Encyclopedia Britannica, the standard for reference for over 200 years, has decided to bring production of its printed 32-volume sets to an end. This decision is due to rapidly declining sales and competition with online services such as Wikipedia.
While 2012 may not bring a destructive end to life as we know it, the famous 32-volume set of reference material known as Encyclopaedia Britannica has had its days numbered - at least in physically printed form.
According to BBC News, after highly successful 244 year run of the popular (and heavy) set of printed books, Britannica decided to bring production to a halt in favor of reading materials' digital counterpart in order to better compete with online Encyclopedia services such as Wikipedia.
The company went from delivering the books door-to-door way back when to getting 85 percent of its revenue from online sales today. Encyclopedia Britannica got its start in Edinburgh, Scotland in 1768 and will officially call it a day with physical copies once one last set of stock runs out says Fox News via Associated Press.
Now based in Chicago, the firm has since printed and sold over 7 million sets of the reference material, and they served as a bulky lifesaver to students the intellectually curious for nearly two and a half centuries.
"We just decided that it was better for the brand to focus on what really the future is all about," said president Jorge Cauz to the Chicago Tribune. "Our database is very large now, much larger than can fit in the printed edition. Our print set version is an abridged version of what we have online."
In 1990, Britannica sold over 100,000 sets of its Encyclopedia collection and netted $650 million dollars making that year its most profitable. However, just a few years afterward, sales began a sharp decline as consumers started to prefer digital CD-ROM bundles such as Microsoft's Encarta over the $1,500 leather-bound books.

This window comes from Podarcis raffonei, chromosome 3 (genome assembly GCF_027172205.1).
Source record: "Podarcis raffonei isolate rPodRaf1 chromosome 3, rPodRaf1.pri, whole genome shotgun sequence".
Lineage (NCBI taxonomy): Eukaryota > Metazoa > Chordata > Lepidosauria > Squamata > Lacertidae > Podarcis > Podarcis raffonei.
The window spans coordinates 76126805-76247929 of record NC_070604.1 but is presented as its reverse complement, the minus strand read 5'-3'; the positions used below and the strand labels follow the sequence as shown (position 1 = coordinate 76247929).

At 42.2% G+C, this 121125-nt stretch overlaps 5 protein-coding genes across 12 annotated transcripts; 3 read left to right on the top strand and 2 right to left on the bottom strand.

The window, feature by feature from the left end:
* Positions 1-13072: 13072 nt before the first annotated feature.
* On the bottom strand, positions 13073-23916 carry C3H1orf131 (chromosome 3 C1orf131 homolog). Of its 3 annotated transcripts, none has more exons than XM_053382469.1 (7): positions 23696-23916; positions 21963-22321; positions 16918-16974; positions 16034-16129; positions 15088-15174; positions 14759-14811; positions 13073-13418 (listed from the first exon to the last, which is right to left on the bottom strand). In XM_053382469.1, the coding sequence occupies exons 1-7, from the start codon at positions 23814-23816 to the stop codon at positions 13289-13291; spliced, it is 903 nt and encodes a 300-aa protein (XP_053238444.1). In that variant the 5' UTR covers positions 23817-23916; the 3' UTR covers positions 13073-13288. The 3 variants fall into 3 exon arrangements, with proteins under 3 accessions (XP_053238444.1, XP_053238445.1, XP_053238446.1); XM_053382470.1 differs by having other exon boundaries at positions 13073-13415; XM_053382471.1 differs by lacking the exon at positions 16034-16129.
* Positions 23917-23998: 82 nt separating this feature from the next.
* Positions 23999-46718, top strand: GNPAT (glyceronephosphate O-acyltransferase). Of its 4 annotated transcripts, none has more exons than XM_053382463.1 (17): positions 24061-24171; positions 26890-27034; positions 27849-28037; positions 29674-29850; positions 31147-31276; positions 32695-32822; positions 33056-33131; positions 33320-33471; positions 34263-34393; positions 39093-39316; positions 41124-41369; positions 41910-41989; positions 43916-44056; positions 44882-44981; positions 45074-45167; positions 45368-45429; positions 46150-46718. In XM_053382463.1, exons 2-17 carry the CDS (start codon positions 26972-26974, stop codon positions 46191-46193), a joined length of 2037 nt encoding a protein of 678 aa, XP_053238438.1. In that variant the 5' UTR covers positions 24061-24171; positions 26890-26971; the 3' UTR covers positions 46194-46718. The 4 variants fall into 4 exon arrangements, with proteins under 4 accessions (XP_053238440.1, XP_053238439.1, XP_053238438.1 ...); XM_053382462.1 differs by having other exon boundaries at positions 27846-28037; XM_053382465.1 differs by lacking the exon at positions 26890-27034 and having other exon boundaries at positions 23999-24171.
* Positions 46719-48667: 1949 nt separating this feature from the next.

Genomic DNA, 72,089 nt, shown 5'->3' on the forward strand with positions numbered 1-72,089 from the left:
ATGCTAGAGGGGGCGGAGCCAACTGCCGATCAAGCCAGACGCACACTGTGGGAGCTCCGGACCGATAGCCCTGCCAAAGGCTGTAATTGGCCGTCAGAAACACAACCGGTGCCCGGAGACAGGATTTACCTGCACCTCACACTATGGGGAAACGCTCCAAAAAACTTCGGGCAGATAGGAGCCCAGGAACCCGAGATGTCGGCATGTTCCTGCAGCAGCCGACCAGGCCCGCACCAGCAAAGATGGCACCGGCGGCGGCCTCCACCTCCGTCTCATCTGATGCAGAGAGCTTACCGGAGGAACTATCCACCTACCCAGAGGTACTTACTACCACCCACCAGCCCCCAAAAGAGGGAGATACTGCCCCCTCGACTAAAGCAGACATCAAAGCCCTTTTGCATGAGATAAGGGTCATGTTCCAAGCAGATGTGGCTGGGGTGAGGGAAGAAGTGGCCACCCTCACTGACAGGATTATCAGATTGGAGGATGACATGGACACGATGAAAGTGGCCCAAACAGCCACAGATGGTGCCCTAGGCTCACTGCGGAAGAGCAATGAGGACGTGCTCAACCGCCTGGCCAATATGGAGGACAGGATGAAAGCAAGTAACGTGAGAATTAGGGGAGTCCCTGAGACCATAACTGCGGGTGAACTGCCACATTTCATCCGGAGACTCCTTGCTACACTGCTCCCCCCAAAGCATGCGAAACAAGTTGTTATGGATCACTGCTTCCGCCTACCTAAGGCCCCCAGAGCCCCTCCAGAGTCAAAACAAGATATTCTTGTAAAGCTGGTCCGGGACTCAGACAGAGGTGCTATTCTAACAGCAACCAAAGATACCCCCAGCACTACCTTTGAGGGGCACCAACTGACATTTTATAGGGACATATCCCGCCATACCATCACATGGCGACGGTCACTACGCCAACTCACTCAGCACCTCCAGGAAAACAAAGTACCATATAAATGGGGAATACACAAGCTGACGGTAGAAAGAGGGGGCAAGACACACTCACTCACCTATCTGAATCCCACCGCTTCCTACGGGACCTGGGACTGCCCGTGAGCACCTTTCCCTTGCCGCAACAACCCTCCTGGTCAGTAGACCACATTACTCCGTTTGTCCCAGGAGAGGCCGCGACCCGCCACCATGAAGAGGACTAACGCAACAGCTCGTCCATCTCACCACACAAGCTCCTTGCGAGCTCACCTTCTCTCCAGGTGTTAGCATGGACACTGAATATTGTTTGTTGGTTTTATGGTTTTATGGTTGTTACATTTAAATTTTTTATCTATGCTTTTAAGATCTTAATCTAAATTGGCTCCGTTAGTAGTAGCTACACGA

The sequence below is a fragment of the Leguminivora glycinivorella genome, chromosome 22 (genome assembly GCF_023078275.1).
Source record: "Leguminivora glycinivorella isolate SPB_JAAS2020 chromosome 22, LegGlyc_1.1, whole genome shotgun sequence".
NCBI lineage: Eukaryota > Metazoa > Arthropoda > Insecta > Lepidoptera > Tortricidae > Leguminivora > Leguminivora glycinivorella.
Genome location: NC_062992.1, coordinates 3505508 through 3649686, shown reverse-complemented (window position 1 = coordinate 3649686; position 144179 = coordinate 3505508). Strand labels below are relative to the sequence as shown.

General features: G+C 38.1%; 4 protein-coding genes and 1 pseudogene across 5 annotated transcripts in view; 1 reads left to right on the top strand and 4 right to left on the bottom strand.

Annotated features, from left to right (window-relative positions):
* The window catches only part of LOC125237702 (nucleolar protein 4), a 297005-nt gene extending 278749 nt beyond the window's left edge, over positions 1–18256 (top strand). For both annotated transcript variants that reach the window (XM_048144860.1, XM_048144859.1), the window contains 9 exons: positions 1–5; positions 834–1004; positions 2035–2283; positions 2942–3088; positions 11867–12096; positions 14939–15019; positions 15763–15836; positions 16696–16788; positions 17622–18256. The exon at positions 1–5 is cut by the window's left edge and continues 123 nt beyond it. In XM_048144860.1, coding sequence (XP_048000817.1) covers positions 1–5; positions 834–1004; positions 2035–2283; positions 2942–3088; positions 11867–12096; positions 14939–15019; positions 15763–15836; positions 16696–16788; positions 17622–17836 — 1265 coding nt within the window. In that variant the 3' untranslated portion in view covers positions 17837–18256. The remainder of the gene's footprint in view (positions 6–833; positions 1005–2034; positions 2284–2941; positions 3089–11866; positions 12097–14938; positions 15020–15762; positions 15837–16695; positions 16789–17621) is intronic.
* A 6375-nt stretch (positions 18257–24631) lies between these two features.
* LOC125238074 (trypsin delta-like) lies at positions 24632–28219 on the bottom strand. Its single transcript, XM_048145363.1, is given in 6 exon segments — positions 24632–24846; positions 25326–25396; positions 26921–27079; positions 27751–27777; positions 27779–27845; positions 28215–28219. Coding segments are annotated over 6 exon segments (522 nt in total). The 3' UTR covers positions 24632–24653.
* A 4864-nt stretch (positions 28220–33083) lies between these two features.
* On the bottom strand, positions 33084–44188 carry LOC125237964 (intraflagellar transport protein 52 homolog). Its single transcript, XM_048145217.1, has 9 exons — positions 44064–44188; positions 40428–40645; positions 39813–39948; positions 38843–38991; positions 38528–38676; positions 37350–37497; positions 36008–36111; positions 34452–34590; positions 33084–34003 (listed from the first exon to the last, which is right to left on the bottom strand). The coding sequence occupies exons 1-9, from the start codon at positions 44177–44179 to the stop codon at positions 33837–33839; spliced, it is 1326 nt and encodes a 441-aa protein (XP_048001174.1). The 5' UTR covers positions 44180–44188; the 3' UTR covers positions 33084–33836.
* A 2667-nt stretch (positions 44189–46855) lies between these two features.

The last copies to be published were printed in 2010, and are based off of 1974's 15th edition; with 4,000 sets left to be sold, the clock has started ticking toward the end of an era. But not all is dismal in soon-to-be-obsolete world of printed Encyclopedia Britannica as Cauz pointed out.
"This is probably going to be a collector's item," he said. "This is going to be as rare as the first edition, because the last print run of our last copyright was one of the smallest print runs."
Librarian Lynne Kobayashi also pointed out the group of people who find printed material more reliable than that which is found online.
"Sometimes subject knowledge and familiarity with standard resources may get faster results than keying in a search and sifting through results," she said. "If the search is broader, searching across several online sources may yield more options."
Unlike Wikipedia, where anybody can write a piece, Encyclopedia Britannica's staff of highly knowledgeable writers ranges from Bill Clinton to Desmond Tutu.
"While Wikipedia has become ubiquitous, the Britannica remains a consistently more reliable source," Kobayashi pointed out.
What is ultimately the most important aspect of Encyclopedia Britannica is that it remains honest, accurate and up-to-date. As Cauz indicated, as long as "Britannica is relevant and vibrant because it brings scholarly knowledge to an editorial process to as many knowledge seekers as possible."